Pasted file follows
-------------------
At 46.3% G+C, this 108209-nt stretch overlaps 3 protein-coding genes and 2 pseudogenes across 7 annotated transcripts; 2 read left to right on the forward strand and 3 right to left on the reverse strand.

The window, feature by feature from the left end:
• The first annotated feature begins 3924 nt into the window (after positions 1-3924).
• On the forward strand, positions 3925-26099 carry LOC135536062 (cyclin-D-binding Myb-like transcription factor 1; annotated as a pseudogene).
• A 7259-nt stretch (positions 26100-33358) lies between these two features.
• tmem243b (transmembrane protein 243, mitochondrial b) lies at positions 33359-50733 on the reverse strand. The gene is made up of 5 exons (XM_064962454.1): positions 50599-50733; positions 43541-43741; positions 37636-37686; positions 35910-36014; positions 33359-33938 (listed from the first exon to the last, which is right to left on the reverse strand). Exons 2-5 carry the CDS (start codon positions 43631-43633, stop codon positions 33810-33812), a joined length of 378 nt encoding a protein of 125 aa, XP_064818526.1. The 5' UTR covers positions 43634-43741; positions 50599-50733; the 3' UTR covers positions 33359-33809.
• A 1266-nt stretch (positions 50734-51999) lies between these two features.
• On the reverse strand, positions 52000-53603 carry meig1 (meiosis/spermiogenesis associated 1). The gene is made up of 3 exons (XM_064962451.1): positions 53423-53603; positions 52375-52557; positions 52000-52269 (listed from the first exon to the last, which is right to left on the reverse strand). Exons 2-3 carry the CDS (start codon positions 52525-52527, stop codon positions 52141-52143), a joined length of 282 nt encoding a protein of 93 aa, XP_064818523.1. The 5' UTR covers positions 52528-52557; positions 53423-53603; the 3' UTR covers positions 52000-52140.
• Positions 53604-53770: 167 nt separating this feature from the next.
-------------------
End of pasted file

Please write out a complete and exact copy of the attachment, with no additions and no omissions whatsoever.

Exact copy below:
At 46.3% G+C, this 108209-nt stretch overlaps 3 protein-coding genes and 2 pseudogenes across 7 annotated transcripts; 2 read left to right on the forward strand and 3 right to left on the reverse strand.

The window, feature by feature from the left end:
• The first annotated feature begins 3924 nt into the window (after positions 1-3924).
• On the forward strand, positions 3925-26099 carry LOC135536062 (cyclin-D-binding Myb-like transcription factor 1; annotated as a pseudogene).
• A 7259-nt stretch (positions 26100-33358) lies between these two features.
• tmem243b (transmembrane protein 243, mitochondrial b) lies at positions 33359-50733 on the reverse strand. The gene is made up of 5 exons (XM_064962454.1): positions 50599-50733; positions 43541-43741; positions 37636-37686; positions 35910-36014; positions 33359-33938 (listed from the first exon to the last, which is right to left on the reverse strand). Exons 2-5 carry the CDS (start codon positions 43631-43633, stop codon positions 33810-33812), a joined length of 378 nt encoding a protein of 125 aa, XP_064818526.1. The 5' UTR covers positions 43634-43741; positions 50599-50733; the 3' UTR covers positions 33359-33809.
• A 1266-nt stretch (positions 50734-51999) lies between these two features.
• On the reverse strand, positions 52000-53603 carry meig1 (meiosis/spermiogenesis associated 1). The gene is made up of 3 exons (XM_064962451.1): positions 53423-53603; positions 52375-52557; positions 52000-52269 (listed from the first exon to the last, which is right to left on the reverse strand). Exons 2-3 carry the CDS (start codon positions 52525-52527, stop codon positions 52141-52143), a joined length of 282 nt encoding a protein of 93 aa, XP_064818523.1. The 5' UTR covers positions 52528-52557; positions 53423-53603; the 3' UTR covers positions 52000-52140.
• Positions 53604-53770: 167 nt separating this feature from the next.